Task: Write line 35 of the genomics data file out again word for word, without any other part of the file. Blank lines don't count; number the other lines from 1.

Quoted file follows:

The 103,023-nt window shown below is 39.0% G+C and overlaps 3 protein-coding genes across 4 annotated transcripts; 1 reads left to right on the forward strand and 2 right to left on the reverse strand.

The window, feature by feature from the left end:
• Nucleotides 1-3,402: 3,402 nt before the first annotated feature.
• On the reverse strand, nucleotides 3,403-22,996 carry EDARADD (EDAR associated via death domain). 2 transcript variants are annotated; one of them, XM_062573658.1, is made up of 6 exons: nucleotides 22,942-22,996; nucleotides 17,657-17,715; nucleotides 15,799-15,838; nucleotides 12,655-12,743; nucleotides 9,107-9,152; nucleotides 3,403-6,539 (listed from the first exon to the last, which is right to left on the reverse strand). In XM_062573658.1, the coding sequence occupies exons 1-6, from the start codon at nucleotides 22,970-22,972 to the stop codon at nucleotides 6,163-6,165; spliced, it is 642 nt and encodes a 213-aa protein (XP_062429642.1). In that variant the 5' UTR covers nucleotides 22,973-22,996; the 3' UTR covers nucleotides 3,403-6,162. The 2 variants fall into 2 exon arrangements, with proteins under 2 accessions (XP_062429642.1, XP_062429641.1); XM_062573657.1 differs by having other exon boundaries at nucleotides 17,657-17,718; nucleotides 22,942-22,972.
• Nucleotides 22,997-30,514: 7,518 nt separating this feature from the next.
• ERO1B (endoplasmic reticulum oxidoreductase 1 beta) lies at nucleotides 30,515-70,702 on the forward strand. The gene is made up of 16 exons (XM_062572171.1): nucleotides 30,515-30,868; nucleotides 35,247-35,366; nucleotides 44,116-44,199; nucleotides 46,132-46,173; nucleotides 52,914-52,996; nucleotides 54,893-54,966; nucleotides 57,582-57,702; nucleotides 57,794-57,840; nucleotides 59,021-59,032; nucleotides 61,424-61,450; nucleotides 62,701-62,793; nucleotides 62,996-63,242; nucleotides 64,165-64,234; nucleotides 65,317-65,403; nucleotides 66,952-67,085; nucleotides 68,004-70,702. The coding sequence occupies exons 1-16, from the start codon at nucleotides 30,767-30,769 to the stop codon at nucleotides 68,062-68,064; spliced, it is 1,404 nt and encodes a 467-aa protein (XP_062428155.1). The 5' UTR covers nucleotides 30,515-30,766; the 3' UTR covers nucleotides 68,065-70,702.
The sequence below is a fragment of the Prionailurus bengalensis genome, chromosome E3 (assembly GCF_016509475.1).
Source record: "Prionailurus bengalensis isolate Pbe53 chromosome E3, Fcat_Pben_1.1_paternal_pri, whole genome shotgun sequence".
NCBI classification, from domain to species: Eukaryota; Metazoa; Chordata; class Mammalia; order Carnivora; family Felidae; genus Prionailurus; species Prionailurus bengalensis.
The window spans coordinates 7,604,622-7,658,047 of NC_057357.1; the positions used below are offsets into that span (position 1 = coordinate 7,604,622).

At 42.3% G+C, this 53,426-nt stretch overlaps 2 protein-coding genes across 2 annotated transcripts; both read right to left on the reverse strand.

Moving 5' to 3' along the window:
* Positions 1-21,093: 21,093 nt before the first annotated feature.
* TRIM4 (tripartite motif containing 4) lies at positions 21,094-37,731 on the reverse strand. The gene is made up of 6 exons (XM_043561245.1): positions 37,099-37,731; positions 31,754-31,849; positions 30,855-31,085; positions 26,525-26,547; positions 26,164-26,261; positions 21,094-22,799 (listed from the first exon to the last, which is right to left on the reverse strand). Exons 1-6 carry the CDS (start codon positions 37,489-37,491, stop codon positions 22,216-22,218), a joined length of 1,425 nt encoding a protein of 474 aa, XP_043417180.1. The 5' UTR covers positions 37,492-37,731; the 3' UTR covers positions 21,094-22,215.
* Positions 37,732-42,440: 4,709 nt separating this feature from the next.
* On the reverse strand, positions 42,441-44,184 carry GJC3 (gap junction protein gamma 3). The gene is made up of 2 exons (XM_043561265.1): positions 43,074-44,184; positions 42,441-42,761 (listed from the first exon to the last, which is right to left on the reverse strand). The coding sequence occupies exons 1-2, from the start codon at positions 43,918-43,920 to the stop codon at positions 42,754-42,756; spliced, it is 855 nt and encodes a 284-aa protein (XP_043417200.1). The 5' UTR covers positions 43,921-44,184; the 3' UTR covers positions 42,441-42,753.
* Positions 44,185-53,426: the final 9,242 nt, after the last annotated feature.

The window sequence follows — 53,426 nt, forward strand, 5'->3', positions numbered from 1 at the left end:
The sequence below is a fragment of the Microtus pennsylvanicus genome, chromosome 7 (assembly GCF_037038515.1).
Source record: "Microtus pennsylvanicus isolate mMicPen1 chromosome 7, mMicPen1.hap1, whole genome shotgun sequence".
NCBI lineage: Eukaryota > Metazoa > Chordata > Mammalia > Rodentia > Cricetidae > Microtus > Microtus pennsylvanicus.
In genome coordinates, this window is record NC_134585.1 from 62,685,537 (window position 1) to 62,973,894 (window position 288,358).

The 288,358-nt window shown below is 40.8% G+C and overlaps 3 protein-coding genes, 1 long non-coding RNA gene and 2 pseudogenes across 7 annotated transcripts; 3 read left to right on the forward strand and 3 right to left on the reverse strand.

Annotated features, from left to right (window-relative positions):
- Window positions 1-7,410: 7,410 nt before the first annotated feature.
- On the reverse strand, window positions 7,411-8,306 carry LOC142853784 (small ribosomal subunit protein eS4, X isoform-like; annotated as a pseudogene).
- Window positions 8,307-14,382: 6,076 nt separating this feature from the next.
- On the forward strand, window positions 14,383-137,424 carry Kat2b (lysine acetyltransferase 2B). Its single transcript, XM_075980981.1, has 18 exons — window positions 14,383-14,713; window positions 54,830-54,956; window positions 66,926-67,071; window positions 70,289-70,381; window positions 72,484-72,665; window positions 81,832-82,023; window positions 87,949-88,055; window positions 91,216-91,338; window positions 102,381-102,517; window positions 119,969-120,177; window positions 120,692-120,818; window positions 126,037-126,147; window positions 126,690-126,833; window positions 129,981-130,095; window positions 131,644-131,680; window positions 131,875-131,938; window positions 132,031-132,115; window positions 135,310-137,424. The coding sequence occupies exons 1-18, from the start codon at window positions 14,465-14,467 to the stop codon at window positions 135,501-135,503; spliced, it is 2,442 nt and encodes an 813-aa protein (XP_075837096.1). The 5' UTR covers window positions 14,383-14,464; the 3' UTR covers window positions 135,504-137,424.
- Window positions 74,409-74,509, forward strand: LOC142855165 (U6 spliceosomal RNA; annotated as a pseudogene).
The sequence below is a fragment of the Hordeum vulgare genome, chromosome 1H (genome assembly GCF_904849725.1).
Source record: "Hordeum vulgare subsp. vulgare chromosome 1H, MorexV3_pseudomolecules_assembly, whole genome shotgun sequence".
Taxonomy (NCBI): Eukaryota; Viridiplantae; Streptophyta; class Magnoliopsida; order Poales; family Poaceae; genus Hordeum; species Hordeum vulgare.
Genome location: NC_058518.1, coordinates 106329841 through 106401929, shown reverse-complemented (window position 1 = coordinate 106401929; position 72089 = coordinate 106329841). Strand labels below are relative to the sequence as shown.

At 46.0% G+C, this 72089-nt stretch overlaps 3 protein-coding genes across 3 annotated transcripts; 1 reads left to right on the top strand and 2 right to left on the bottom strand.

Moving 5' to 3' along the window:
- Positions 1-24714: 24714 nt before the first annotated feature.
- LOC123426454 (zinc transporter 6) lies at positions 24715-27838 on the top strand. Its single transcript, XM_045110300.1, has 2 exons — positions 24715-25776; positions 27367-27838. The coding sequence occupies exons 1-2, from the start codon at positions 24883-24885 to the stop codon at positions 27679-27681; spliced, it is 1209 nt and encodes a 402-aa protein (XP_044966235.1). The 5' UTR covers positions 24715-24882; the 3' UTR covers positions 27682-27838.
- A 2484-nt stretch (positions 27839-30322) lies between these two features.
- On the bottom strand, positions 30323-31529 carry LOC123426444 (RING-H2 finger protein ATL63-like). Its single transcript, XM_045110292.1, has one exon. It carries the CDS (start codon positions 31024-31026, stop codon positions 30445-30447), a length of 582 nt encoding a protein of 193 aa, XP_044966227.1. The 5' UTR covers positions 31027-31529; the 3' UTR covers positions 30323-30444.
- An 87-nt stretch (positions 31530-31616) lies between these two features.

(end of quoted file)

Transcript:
Moving 5' to 3' along the window: